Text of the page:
First reported yesterday by Spero News, the Big Apple leg was hammered out at a Thursday meeting in Cardinal Edward Egan's Madison Avenue residence. Alongside the cardinal and Gasparri, those present included Archbishops Celestino Migliore and Pietro Sambi, the respective nuncios to the United Nations and the US, Msgrs David Malloy and Anthony Sherman, the general secretary and incoming Liturgy Czar of the US Conference of Catholic Bishops, and Msgr Robert Ritchie, the rector of St Patrick's Cathedral.

While the chief item of the visit -- a papal address at the UN -- is the only commitment currently foreseen for Friday, 18 April, the following morning has been given to a liturgy for priests and religious in the cathedral. The Saturday coincides with the third anniversary of Benedict's election to the papacy.

That afternoon, another newly-planned event reportedly has the pontiff heading north to Yonkers and the campus of St Joseph's Seminary, Dunwoodie, for an encounter with seminarians and young people. The meeting's exact setting on the property remains undecided, but odds are that it'll be an outdoor venue in order to accommodate the expected number of attendees.

The next morning, Benedict is slated to head north again, this time to the Bronx and the House That Ruth Built. The choice of Yankee Stadium would mark a historic return to the site of the first papal Mass on the American continent (celebrated by Paul VI on his whirlwind visit to the New York in 1965), but would also likely be the last significant non-baseball event the hallowed turf would see; a new stadium is currently being built adjacent to the current ballpark, and is expected to open in 2009. Though Yankee's game-day capacity currently stands in the high 50,000s, a configuration of seats to hold 65,000 has been foreseen.

Especially when combined with the seeming lack of a Boston stop, the move to a venue unable to fit the hundreds of thousands who could, and did, throng Central Park for John Paul II's celebrations there in 1979 and 1995 would spike demand for tickets from the dioceses of the Northeast and beyond. Considering Benedict's relative aversion to lengthy travel, along with the widespread belief that the spring trek could well be the only US journey of his pontificate, and the frenzy to see the Pope looks set to become even more intense.

As currently planned, the trip's first full day will see the pontiff's 81st birthday. As reported in mid-September, the plans continue to point toward the visit's start in Washington. While most of the previously-noted itinerary of the Catholic University of America and diplomatic courtesies at the White House appear to remain in place, one reported change has the venue for Benedict's DC Mass pegged not for the expanse of the National Mall, but -- as with New York -- the new stadium of the Washington Nationals, currently projected to open barely a week before the visit takes place. (On a related note, Major League Baseball's scheduling for 2008 is still in its tentative stages and has not been publicly released.) Built to house a game capacity of 41,000, Nationals Park would likely seat closer to 50,000 for a papal liturgy.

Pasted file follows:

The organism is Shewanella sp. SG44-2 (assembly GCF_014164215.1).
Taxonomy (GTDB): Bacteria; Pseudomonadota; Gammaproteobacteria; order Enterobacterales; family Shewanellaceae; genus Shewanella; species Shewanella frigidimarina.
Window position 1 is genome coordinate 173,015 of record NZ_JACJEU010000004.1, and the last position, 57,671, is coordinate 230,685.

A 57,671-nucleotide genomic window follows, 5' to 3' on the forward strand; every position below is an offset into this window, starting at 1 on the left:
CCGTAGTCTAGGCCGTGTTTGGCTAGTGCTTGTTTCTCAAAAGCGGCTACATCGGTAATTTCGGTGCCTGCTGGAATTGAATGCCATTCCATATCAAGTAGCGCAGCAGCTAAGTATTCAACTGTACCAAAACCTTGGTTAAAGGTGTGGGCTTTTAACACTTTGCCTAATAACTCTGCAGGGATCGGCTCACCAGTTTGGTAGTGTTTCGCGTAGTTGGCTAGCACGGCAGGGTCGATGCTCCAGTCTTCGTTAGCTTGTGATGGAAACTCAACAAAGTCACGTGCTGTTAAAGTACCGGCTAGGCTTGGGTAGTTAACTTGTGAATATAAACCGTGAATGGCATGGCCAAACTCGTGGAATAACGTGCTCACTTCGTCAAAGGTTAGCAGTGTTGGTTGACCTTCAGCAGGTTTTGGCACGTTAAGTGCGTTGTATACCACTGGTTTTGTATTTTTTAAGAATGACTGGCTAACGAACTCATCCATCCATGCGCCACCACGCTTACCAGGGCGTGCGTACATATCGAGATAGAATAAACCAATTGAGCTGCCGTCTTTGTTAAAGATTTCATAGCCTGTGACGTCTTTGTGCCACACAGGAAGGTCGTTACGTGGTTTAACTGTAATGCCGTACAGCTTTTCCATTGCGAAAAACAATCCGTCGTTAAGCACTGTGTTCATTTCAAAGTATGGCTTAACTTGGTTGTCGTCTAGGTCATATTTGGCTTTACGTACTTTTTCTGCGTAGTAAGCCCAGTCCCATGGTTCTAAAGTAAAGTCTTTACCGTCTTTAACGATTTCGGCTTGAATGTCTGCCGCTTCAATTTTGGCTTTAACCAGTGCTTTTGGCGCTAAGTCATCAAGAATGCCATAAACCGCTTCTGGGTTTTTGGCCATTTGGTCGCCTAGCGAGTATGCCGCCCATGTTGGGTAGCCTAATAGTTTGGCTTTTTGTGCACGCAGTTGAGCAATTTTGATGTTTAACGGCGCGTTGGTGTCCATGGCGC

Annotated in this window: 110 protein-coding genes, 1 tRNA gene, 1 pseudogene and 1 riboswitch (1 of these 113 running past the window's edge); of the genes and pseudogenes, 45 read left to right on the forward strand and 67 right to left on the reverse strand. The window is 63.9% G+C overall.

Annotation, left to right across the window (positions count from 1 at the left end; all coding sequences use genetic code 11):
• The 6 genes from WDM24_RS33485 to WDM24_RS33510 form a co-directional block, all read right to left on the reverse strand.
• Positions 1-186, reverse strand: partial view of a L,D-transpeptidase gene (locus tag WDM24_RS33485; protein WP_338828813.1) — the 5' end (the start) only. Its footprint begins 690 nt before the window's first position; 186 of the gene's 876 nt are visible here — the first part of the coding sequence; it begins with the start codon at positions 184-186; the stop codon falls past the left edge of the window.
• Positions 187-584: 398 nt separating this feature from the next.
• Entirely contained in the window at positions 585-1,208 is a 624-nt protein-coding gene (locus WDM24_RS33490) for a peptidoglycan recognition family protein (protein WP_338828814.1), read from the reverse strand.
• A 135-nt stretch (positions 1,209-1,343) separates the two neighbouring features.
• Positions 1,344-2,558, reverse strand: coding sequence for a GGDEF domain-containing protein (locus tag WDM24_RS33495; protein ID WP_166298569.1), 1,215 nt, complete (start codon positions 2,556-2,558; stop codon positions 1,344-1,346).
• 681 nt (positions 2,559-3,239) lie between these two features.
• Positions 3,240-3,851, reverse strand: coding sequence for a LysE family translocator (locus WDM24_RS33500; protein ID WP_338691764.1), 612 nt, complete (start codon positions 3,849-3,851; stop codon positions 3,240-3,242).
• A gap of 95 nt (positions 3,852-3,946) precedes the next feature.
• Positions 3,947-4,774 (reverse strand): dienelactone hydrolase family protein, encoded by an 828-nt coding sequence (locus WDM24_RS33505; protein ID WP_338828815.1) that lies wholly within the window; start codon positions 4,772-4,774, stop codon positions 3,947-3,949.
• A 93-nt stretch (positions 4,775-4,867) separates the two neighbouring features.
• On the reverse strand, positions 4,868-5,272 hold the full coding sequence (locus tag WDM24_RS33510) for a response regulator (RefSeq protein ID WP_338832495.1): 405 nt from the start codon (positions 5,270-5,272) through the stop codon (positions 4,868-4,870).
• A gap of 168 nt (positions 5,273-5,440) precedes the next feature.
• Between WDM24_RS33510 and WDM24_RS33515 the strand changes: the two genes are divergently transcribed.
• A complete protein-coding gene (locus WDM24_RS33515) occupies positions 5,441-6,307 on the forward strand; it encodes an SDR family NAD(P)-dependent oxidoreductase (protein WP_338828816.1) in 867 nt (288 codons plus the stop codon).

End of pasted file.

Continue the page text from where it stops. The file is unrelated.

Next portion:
A final word of caution -- to reiterate the standard protocol, papal trips are not formally announced by the Vatican until three months prior to a visit's taking place, and the detailed final itineraries are held until weeks before the journey.

Bottom line: everything can, and very well might, change. But this is where things are heading as of the present... even if "Nothing is confirmed until the Holy Father signs off on it."

As always, stay tuned.


Fruits of Disco Decade: Bell Bottoms... and Baby Bishops

The Catholic hierarchy has entered the 1970s.

Some might be looking for a punchline, but there is none... as of earlier in the hour, it's simply fact.

The Holy See announced this morning that Pope Benedict had assented to the choice of two new bishops by the synod of the Romanian Greek-Catholic church. Both assigned to aid the head of the 750,000 member community, Major Archbishop Lucian Muresan of Fagaras and Alba Iulia, Bishops-elect Mihai Fratila and Vasile Bisau are, respectively, 36 and (barely) 38. Following their ordination, the duo will be the youngest of the world's 4,000-odd bishops.

(In the Eastern rites in communion with Rome, the synods choose and transfer their own personnel, a relative autonomy that merely requires papal confirmation of the moves.)

A former rector of Rome's Romanian College, Fratila -- who turns 37 in December -- was ordained in 1996. He studied at the Eternal City's "Orientale" and Paris' Institut Catholique, where he earned a doctorate in liturgical theology. Ordained a priest in 1997, Bisau has spent eight years as a moral theology professor in his home eparchy of Maramures in the north of Romania.